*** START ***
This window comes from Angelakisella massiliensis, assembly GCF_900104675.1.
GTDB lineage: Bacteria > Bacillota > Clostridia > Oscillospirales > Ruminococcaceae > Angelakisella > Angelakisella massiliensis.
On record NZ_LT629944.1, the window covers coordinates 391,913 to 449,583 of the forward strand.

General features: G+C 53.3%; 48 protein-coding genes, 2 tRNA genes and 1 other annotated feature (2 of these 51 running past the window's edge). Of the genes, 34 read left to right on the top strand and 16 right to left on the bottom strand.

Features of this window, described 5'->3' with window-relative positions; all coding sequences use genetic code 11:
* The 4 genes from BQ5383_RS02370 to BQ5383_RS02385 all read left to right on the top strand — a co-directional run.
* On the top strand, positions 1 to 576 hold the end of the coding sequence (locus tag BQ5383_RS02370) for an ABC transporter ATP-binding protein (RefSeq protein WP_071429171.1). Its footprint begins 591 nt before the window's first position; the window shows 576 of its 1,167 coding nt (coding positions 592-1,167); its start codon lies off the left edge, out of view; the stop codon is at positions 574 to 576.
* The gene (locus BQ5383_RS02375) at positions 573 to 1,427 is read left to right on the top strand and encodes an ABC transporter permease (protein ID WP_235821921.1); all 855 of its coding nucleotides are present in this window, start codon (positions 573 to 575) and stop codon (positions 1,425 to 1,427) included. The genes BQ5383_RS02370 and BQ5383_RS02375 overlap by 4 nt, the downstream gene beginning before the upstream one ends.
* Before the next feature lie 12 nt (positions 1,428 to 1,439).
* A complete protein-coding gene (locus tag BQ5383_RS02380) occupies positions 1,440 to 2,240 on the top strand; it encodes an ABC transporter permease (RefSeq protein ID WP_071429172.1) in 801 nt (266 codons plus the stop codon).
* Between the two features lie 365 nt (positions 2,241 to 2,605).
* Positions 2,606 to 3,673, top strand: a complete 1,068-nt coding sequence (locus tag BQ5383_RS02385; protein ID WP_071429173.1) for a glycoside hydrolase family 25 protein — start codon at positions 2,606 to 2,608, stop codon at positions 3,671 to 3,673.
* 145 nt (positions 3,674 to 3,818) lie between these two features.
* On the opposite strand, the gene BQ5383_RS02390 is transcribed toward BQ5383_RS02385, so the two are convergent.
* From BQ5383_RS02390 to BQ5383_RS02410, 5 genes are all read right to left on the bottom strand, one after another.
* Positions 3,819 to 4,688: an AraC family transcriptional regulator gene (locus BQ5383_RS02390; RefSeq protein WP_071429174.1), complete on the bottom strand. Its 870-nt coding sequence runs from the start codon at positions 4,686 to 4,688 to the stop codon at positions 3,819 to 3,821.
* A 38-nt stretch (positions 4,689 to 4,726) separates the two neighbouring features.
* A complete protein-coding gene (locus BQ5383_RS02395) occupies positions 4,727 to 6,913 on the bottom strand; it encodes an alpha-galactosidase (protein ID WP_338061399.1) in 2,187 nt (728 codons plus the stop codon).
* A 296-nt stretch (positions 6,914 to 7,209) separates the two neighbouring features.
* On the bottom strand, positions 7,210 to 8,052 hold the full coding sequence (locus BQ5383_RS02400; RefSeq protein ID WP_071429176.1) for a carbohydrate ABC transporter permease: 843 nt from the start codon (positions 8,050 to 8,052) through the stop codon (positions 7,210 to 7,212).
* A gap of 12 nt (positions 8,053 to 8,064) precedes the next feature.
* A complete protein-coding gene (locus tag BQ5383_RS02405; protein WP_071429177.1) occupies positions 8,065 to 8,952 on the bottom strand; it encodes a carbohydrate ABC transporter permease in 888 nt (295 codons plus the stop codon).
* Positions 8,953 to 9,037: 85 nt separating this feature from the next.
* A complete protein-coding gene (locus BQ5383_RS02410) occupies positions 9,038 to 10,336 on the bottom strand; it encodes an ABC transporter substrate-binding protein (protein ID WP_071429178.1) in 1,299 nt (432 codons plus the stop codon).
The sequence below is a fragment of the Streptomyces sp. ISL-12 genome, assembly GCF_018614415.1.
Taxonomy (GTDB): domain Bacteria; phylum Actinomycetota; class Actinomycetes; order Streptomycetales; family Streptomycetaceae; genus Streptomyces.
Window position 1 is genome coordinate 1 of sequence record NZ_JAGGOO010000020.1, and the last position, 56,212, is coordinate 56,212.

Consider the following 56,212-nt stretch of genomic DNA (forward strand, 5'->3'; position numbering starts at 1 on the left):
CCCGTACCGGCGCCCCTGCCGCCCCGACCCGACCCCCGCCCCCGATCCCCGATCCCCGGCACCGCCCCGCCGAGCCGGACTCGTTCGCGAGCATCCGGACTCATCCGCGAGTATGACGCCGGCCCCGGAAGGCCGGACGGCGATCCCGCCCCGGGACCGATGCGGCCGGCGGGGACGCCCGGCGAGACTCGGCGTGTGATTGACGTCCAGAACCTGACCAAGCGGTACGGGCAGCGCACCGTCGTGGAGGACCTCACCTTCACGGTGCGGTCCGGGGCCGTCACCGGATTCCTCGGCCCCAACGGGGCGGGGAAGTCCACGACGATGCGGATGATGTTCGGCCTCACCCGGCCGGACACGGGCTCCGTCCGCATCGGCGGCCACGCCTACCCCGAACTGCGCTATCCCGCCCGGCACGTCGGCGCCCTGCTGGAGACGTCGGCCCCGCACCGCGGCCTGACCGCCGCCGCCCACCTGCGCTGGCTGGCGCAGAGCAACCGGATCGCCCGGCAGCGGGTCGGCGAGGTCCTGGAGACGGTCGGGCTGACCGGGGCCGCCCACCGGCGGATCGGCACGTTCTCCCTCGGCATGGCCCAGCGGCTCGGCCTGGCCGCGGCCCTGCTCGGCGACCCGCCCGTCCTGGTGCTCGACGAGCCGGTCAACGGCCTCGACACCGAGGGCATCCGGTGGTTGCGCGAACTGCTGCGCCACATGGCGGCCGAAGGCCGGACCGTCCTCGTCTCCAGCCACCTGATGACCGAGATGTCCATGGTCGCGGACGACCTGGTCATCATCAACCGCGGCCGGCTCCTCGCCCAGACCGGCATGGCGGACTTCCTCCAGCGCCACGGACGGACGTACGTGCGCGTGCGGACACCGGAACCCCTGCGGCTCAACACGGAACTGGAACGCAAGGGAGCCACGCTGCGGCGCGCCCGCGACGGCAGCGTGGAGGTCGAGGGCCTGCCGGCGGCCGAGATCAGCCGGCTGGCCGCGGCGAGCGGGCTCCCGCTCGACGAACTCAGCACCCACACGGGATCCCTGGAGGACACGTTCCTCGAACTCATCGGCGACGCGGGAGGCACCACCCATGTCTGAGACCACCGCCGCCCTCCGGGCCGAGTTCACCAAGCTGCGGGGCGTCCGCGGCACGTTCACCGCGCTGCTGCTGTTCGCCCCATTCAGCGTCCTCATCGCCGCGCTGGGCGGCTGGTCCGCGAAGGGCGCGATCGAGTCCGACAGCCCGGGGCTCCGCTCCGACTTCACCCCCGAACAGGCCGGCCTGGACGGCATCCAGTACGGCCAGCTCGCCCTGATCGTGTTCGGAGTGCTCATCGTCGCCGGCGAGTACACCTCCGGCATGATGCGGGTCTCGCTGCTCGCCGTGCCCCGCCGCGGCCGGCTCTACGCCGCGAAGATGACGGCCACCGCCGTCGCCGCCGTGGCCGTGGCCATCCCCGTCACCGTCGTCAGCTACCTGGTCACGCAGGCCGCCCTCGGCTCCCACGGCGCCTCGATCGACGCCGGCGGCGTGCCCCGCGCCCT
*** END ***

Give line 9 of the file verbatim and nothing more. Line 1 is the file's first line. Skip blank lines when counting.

* Before the next feature lie 12 nt (positions 1,428 to 1,439).